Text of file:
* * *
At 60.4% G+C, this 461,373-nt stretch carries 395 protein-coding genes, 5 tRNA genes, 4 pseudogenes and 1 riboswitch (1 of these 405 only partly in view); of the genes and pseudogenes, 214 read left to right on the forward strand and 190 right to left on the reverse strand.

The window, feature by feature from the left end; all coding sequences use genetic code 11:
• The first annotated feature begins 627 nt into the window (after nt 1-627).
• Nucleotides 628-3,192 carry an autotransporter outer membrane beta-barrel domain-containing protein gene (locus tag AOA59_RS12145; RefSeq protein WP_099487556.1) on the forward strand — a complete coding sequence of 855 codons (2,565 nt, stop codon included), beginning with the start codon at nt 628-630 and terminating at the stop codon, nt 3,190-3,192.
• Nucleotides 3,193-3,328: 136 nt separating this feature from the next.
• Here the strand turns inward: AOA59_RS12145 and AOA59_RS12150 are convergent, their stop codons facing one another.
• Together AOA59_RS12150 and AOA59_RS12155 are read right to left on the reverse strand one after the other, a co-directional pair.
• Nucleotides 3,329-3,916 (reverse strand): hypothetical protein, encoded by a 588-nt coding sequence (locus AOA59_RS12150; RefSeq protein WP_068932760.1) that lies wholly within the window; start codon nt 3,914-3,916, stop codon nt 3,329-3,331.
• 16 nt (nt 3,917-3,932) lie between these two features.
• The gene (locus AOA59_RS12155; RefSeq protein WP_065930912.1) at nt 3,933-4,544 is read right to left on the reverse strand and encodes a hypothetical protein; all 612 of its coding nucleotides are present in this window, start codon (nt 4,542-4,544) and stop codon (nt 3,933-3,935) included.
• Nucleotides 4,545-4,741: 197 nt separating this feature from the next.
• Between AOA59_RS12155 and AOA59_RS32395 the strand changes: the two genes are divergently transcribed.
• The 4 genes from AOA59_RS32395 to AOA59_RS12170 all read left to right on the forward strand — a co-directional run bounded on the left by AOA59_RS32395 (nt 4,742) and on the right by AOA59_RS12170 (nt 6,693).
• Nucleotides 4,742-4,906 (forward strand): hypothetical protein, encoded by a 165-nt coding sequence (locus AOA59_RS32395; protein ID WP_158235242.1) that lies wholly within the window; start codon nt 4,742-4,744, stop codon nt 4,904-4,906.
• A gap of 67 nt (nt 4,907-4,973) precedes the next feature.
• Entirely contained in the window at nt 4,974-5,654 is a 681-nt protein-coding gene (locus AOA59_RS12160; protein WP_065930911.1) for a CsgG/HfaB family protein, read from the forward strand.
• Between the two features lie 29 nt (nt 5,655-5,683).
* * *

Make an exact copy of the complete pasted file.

At 60.4% G+C, this 461,373-nt stretch carries 395 protein-coding genes, 5 tRNA genes, 4 pseudogenes and 1 riboswitch (1 of these 405 only partly in view); of the genes and pseudogenes, 214 read left to right on the forward strand and 190 right to left on the reverse strand.

The window, feature by feature from the left end; all coding sequences use genetic code 11:
• The first annotated feature begins 627 nt into the window (after nt 1-627).
• Nucleotides 628-3,192 carry an autotransporter outer membrane beta-barrel domain-containing protein gene (locus tag AOA59_RS12145; RefSeq protein WP_099487556.1) on the forward strand — a complete coding sequence of 855 codons (2,565 nt, stop codon included), beginning with the start codon at nt 628-630 and terminating at the stop codon, nt 3,190-3,192.
• Nucleotides 3,193-3,328: 136 nt separating this feature from the next.
• Here the strand turns inward: AOA59_RS12145 and AOA59_RS12150 are convergent, their stop codons facing one another.
• Together AOA59_RS12150 and AOA59_RS12155 are read right to left on the reverse strand one after the other, a co-directional pair.
• Nucleotides 3,329-3,916 (reverse strand): hypothetical protein, encoded by a 588-nt coding sequence (locus AOA59_RS12150; RefSeq protein WP_068932760.1) that lies wholly within the window; start codon nt 3,914-3,916, stop codon nt 3,329-3,331.
• 16 nt (nt 3,917-3,932) lie between these two features.
• The gene (locus AOA59_RS12155; RefSeq protein WP_065930912.1) at nt 3,933-4,544 is read right to left on the reverse strand and encodes a hypothetical protein; all 612 of its coding nucleotides are present in this window, start codon (nt 4,542-4,544) and stop codon (nt 3,933-3,935) included.
• Nucleotides 4,545-4,741: 197 nt separating this feature from the next.
• Between AOA59_RS12155 and AOA59_RS32395 the strand changes: the two genes are divergently transcribed.
• The 4 genes from AOA59_RS32395 to AOA59_RS12170 all read left to right on the forward strand — a co-directional run bounded on the left by AOA59_RS32395 (nt 4,742) and on the right by AOA59_RS12170 (nt 6,693).
• Nucleotides 4,742-4,906 (forward strand): hypothetical protein, encoded by a 165-nt coding sequence (locus AOA59_RS32395; protein ID WP_158235242.1) that lies wholly within the window; start codon nt 4,742-4,744, stop codon nt 4,904-4,906.
• A gap of 67 nt (nt 4,907-4,973) precedes the next feature.
• Entirely contained in the window at nt 4,974-5,654 is a 681-nt protein-coding gene (locus AOA59_RS12160; protein WP_065930911.1) for a CsgG/HfaB family protein, read from the forward strand.
• Between the two features lie 29 nt (nt 5,655-5,683).